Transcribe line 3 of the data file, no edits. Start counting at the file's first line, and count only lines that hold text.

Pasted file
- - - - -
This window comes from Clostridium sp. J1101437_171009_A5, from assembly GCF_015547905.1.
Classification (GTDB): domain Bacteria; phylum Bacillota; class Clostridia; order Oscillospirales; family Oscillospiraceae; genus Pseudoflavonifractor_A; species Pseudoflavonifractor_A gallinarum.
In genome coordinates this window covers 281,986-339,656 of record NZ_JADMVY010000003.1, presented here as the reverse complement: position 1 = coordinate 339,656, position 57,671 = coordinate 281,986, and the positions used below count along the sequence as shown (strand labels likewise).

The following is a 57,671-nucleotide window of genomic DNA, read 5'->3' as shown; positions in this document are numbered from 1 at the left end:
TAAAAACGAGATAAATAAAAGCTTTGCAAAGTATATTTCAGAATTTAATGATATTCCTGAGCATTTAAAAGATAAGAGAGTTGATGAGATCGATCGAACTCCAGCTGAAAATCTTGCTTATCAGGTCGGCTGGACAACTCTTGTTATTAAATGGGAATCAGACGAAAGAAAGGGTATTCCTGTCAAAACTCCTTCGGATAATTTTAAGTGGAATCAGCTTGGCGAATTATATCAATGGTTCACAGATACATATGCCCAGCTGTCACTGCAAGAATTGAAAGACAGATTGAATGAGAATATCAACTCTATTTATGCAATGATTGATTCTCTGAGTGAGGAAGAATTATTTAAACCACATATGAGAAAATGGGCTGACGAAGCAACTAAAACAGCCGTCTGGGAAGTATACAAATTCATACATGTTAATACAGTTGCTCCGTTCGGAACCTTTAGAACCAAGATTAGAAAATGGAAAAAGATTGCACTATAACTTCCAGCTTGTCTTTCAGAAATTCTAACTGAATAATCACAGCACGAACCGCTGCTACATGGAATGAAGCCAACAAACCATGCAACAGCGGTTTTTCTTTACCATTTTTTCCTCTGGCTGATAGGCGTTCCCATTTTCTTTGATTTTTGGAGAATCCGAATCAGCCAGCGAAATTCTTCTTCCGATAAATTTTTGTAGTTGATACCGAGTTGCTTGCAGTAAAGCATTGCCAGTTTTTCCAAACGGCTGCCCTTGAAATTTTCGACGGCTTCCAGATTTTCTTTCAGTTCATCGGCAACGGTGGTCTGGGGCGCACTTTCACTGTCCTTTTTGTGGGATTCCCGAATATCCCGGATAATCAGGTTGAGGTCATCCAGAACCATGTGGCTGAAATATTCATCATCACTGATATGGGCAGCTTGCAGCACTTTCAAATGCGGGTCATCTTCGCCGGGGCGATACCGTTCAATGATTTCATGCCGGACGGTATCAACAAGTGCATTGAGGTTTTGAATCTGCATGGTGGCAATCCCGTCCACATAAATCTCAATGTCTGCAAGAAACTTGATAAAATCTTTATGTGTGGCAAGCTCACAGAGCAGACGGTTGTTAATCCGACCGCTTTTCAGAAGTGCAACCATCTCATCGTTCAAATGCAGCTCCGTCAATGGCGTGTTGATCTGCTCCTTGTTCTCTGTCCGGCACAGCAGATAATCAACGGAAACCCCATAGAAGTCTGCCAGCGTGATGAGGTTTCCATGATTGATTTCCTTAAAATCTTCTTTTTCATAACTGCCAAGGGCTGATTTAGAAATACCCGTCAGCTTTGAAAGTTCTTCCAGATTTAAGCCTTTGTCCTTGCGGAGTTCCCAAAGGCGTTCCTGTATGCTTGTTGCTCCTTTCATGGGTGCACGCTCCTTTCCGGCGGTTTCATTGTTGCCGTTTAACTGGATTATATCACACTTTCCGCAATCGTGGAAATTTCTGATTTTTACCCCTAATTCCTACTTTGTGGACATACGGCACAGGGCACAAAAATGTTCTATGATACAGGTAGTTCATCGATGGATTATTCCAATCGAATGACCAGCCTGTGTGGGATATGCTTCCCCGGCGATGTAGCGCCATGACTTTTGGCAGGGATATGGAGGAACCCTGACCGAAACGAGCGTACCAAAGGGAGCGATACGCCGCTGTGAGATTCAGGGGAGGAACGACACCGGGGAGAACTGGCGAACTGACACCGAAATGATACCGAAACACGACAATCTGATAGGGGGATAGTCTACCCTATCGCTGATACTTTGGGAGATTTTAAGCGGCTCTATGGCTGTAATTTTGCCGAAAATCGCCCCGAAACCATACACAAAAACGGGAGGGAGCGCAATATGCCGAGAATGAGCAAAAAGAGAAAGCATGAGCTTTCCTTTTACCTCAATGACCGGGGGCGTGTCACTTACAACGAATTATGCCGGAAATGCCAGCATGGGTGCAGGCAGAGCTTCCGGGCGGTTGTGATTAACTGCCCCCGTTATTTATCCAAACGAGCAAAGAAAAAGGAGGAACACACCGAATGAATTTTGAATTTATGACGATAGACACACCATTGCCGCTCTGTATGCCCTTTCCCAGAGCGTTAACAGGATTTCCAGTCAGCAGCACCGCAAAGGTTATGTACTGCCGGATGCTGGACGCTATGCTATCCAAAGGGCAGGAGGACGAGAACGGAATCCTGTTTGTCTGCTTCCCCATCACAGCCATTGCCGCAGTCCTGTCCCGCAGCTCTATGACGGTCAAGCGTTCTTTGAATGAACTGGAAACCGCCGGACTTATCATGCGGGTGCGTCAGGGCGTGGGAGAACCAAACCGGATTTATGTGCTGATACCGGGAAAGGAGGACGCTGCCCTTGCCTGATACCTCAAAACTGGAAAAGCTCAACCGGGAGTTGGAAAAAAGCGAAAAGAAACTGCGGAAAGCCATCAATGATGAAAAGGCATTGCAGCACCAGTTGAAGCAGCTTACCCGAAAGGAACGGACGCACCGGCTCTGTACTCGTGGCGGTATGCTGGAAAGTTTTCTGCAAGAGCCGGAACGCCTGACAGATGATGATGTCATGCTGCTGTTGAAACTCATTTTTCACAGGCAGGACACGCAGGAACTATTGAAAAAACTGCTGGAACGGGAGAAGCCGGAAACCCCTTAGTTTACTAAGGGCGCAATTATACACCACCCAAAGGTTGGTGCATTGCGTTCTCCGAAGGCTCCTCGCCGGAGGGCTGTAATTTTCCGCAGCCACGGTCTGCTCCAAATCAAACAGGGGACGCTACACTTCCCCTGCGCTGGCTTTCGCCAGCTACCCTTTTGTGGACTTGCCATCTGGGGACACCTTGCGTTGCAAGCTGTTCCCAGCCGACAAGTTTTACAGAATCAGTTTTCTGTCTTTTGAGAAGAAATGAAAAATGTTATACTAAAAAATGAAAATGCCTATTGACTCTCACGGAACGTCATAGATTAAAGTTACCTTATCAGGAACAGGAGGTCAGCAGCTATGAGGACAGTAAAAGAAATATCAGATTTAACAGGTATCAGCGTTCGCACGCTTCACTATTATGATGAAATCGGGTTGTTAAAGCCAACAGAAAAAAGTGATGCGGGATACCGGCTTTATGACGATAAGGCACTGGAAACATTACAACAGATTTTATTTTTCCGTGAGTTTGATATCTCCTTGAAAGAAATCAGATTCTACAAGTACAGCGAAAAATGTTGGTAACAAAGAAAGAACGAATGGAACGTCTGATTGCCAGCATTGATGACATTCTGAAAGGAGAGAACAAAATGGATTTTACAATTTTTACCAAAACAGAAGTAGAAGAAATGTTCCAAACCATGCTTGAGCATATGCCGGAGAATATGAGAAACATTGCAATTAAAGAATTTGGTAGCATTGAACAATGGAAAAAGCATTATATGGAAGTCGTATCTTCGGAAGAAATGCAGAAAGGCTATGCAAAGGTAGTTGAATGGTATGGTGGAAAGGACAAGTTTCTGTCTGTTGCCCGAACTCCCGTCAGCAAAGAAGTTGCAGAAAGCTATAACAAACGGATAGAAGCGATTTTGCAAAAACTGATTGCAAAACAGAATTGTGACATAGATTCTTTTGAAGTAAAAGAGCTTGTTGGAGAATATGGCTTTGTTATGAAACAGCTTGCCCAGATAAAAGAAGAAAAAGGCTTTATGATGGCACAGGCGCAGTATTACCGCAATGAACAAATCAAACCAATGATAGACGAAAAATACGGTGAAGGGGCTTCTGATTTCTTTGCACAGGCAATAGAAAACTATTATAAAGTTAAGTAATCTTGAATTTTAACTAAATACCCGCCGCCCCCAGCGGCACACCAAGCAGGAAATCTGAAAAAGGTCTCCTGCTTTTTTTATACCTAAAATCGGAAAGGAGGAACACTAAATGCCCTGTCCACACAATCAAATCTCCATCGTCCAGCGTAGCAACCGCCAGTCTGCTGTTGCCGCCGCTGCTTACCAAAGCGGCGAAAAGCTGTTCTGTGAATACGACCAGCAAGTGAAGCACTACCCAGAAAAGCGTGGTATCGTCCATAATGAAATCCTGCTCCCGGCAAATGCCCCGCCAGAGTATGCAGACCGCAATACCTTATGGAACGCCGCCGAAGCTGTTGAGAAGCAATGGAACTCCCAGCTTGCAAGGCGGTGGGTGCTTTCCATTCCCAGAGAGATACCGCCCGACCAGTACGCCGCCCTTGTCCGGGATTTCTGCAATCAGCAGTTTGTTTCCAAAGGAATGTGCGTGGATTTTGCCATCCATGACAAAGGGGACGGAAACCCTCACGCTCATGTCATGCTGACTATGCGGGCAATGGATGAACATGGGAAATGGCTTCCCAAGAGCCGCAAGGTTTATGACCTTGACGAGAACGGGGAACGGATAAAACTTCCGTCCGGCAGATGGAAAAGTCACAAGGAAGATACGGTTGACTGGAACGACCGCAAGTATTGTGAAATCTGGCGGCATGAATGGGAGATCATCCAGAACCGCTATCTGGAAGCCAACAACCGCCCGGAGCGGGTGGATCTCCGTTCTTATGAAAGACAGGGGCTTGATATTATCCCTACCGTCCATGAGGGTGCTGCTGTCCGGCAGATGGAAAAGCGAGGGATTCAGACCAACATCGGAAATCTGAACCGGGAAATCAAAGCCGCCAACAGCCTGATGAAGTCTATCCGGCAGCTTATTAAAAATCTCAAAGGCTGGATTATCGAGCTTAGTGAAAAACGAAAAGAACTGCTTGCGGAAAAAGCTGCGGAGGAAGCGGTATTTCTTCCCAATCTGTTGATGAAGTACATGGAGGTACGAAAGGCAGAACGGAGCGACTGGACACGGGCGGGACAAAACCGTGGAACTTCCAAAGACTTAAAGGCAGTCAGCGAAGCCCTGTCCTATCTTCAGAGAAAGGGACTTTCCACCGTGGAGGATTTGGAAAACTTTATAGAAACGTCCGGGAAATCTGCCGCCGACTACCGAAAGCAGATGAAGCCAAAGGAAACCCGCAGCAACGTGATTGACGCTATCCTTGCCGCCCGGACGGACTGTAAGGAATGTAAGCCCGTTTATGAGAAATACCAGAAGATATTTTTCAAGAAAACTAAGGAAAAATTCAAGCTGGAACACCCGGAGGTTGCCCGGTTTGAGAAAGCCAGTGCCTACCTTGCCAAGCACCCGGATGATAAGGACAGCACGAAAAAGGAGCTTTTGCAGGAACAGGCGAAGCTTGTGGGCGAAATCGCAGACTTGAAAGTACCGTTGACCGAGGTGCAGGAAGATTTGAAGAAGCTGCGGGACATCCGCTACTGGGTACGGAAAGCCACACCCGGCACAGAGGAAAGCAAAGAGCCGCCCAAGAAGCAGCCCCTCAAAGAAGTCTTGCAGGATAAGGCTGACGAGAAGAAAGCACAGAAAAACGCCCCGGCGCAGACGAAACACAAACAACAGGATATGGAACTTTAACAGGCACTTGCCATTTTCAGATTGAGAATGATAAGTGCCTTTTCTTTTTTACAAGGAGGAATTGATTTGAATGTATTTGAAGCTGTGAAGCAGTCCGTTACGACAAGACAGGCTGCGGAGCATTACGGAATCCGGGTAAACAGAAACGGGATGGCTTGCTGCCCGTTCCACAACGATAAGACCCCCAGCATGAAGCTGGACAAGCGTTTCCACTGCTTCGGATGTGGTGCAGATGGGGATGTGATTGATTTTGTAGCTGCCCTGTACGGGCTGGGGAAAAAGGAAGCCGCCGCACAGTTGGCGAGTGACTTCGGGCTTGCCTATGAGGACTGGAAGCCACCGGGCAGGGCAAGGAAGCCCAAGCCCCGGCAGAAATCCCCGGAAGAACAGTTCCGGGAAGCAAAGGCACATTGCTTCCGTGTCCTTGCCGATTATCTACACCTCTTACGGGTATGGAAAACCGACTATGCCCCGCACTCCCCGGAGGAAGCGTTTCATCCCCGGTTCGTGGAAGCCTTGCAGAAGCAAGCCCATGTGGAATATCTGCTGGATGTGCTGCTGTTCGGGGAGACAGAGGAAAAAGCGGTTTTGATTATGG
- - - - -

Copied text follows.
In genome coordinates this window covers 281,986-339,656 of record NZ_JADMVY010000003.1, presented here as the reverse complement: position 1 = coordinate 339,656, position 57,671 = coordinate 281,986, and the positions used below count along the sequence as shown (strand labels likewise).